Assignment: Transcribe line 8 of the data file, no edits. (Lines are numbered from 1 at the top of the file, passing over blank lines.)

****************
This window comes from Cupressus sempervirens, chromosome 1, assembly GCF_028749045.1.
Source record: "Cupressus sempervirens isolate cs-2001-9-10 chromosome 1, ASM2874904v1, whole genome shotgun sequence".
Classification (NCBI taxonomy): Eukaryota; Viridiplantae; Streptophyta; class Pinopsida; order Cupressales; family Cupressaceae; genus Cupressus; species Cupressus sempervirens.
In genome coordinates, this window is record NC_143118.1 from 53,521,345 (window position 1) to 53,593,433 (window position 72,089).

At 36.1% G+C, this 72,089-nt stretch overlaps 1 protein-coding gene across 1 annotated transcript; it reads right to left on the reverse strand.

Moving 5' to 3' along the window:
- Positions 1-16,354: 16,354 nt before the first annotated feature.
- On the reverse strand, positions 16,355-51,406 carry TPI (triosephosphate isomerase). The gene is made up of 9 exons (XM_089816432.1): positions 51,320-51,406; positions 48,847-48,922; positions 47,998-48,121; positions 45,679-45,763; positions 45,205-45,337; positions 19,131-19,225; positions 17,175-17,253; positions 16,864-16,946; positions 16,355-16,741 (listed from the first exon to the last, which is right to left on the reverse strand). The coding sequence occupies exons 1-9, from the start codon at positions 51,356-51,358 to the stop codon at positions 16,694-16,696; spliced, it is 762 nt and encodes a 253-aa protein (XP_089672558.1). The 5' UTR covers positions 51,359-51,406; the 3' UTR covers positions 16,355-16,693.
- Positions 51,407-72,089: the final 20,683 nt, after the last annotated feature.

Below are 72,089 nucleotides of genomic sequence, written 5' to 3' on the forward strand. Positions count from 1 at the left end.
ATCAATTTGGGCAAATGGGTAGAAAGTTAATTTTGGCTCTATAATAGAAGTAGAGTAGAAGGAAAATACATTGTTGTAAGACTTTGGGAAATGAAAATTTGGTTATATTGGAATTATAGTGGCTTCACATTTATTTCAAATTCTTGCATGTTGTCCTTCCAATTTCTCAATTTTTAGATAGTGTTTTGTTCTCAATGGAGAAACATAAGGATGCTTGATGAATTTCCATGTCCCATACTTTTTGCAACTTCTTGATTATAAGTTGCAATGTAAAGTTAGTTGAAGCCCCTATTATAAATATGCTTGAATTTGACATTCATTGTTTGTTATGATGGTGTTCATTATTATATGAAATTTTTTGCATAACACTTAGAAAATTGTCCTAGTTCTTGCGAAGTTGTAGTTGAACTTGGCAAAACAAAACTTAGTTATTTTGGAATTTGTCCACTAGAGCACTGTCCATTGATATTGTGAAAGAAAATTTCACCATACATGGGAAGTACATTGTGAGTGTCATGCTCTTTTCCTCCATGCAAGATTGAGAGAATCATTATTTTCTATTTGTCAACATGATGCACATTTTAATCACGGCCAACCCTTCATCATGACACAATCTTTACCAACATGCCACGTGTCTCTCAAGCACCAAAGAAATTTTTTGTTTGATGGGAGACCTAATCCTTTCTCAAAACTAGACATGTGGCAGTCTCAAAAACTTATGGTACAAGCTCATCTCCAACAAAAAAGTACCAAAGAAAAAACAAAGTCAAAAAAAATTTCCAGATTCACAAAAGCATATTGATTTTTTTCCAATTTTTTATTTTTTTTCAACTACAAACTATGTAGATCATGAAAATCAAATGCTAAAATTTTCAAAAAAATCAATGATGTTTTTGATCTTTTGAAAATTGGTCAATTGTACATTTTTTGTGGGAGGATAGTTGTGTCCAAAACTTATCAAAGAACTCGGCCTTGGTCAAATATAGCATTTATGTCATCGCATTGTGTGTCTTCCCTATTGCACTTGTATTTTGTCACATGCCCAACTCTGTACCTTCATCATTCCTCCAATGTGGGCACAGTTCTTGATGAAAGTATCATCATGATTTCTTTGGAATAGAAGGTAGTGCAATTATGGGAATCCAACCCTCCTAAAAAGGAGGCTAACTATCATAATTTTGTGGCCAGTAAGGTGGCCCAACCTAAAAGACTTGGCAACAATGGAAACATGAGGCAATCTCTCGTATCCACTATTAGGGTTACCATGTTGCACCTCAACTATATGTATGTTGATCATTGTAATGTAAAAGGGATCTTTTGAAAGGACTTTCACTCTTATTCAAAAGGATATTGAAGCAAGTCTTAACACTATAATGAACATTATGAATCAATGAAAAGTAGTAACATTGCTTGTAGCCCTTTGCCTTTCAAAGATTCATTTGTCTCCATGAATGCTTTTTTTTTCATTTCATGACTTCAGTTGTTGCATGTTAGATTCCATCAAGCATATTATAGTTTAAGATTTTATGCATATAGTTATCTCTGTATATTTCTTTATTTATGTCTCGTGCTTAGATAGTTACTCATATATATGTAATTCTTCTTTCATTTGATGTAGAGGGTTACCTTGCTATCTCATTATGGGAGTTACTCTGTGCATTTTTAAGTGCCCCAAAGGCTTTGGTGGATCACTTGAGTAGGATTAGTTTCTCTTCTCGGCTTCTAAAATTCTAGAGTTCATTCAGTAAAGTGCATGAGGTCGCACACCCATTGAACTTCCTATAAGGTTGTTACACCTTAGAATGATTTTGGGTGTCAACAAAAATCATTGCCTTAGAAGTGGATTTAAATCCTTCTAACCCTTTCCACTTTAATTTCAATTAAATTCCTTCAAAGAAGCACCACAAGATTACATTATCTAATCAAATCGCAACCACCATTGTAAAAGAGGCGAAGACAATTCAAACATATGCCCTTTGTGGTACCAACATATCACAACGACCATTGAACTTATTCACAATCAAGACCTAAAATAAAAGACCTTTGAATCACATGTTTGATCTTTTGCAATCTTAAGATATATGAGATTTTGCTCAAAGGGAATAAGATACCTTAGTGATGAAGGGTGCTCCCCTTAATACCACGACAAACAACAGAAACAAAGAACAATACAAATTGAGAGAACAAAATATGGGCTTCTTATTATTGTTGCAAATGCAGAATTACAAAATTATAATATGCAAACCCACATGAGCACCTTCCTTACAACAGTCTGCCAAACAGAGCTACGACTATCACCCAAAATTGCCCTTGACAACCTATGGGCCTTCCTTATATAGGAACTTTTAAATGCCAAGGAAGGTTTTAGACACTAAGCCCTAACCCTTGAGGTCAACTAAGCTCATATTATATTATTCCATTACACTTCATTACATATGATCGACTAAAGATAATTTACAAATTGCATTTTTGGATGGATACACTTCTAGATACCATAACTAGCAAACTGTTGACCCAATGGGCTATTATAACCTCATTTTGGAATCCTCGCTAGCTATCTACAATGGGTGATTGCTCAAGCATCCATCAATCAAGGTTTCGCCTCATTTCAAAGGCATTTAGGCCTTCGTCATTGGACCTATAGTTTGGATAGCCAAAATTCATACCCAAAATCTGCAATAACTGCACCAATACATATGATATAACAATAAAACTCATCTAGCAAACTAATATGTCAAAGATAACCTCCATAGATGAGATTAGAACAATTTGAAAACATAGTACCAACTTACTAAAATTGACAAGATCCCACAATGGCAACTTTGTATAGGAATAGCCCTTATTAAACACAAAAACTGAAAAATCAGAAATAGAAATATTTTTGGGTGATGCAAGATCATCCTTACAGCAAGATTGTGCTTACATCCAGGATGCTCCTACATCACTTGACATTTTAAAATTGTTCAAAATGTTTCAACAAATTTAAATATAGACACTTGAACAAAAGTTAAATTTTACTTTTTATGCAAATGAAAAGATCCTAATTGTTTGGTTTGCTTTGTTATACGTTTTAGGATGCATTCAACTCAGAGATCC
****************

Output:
- On the reverse strand, positions 16,355-51,406 carry TPI (triosephosphate isomerase). The gene is made up of 9 exons (XM_089816432.1): positions 51,320-51,406; positions 48,847-48,922; positions 47,998-48,121; positions 45,679-45,763; positions 45,205-45,337; positions 19,131-19,225; positions 17,175-17,253; positions 16,864-16,946; positions 16,355-16,741 (listed from the first exon to the last, which is right to left on the reverse strand). The coding sequence occupies exons 1-9, from the start codon at positions 51,356-51,358 to the stop codon at positions 16,694-16,696; spliced, it is 762 nt and encodes a 253-aa protein (XP_089672558.1). The 5' UTR covers positions 51,359-51,406; the 3' UTR covers positions 16,355-16,693.